The perks? For one, there are no shots. SLIT is taken by squeezing droplets of an antigen mix under your tongue. (The drops absorb into your bloodstream through cells in the mouth). Second, drops are not linked to the same degree of risk for anaphylaxis that allergy injections are, so they are a safer option.
But what about the costs? Whether you are getting allergy shots or allergy drops, most insurances cover allergy testing and physician check-ups to some degree.
The variation comes in regards to the actual allergy serum—the substance you take, either through allergy shots or allergy drops—that helps you become immune to allergens in the environment.
More insurance companies are disposed to cover the serum when it is delivered through allergy shots than they are to cover sublingual immunotherapy cost. For that reason, many people assume that shots will be cheaper. However, even if your insurance does not cover sublingual immunotherapy cost, there are a lot of hidden costs associated with allergy shots that may still make drops the cheaper option.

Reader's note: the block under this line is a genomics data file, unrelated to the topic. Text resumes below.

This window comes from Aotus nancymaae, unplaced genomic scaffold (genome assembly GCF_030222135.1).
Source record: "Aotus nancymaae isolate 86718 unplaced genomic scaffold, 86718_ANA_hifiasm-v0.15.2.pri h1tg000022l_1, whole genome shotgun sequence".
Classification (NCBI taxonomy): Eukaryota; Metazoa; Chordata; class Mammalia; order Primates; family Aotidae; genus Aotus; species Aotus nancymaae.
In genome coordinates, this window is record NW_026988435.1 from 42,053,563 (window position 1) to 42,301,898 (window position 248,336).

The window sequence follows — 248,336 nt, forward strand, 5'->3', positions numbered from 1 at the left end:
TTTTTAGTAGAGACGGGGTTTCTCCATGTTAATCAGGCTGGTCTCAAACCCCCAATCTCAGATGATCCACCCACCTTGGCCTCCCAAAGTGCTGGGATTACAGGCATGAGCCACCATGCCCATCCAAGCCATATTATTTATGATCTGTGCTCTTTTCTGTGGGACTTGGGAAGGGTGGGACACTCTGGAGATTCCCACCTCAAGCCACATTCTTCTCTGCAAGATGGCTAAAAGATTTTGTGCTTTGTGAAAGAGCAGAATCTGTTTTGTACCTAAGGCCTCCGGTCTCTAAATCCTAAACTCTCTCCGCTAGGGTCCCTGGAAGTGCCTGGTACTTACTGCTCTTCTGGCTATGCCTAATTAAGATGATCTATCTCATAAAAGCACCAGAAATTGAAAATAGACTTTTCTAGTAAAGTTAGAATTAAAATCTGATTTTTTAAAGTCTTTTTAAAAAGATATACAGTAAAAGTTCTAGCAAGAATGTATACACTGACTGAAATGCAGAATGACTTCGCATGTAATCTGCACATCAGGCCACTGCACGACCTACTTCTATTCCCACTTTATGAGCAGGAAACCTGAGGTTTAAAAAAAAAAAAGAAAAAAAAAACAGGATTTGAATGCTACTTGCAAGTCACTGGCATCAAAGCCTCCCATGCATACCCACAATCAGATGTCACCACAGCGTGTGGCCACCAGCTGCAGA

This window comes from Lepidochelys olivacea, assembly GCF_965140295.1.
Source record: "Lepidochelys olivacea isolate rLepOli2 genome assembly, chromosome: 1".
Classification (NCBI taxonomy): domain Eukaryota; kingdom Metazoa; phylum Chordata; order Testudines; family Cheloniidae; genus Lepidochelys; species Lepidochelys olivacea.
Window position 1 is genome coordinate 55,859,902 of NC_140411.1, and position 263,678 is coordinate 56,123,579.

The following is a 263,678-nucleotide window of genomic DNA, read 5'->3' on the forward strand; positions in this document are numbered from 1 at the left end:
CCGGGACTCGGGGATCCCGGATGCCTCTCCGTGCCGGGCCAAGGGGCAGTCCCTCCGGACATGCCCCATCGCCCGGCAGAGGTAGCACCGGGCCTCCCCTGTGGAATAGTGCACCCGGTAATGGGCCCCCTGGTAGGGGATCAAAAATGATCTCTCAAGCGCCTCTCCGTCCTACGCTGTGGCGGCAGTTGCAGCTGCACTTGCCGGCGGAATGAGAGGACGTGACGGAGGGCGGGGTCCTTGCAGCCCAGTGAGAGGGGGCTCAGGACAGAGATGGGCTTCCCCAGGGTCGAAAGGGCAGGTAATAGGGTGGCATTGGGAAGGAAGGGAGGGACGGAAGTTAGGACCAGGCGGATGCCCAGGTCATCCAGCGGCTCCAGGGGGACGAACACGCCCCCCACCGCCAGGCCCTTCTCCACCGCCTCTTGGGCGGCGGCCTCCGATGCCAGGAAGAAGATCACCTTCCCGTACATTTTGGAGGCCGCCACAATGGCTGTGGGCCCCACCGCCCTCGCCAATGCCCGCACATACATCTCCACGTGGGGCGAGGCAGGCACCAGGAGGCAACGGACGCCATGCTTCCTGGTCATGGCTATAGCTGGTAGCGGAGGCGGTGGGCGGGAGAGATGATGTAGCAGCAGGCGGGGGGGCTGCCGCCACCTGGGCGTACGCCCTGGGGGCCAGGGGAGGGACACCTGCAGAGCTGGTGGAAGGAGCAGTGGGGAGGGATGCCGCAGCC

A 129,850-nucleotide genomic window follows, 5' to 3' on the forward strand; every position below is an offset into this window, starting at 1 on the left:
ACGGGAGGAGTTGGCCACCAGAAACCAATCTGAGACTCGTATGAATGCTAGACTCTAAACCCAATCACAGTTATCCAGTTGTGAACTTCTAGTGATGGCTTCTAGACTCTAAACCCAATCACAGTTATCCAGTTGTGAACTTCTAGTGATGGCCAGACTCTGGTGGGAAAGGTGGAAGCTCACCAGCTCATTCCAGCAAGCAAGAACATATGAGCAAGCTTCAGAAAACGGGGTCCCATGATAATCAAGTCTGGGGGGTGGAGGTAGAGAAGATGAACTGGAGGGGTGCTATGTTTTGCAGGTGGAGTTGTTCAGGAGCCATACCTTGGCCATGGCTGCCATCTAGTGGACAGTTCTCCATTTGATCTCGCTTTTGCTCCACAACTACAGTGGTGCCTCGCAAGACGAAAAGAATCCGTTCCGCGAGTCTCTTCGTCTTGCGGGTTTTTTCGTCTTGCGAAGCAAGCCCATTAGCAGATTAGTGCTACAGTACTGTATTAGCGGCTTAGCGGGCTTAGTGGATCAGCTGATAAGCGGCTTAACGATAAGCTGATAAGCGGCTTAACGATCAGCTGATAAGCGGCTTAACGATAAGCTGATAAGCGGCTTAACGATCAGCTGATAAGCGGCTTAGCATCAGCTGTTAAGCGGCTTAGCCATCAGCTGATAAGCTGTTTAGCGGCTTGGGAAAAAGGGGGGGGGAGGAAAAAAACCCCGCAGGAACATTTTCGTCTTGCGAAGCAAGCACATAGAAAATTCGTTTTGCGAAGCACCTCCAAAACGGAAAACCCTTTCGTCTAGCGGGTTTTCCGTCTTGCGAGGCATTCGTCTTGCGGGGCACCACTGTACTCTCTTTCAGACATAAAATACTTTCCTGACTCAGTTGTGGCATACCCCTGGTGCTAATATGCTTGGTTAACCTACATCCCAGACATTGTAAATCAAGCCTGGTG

Since shots have to be taken under medical supervision, the cost of gas (traveling to the doctor’s office) should be taken into consideration. Also, if you have to take off work to go get allergy shots, there may be some loss in work productivity.
Also, most insurances require you to pay co-pays every time you get an allergy shot. This can add up! However, if you are taking drops at home, there is no co-pay.
And finally, many physicians will offer a cash-pay discount to patients who do not have insurance coverage for allergy shots.
Contact AllergyEasy for more details. You may be surprised to find that drops are more cost-effective than you thought…..and certainly much more convenient.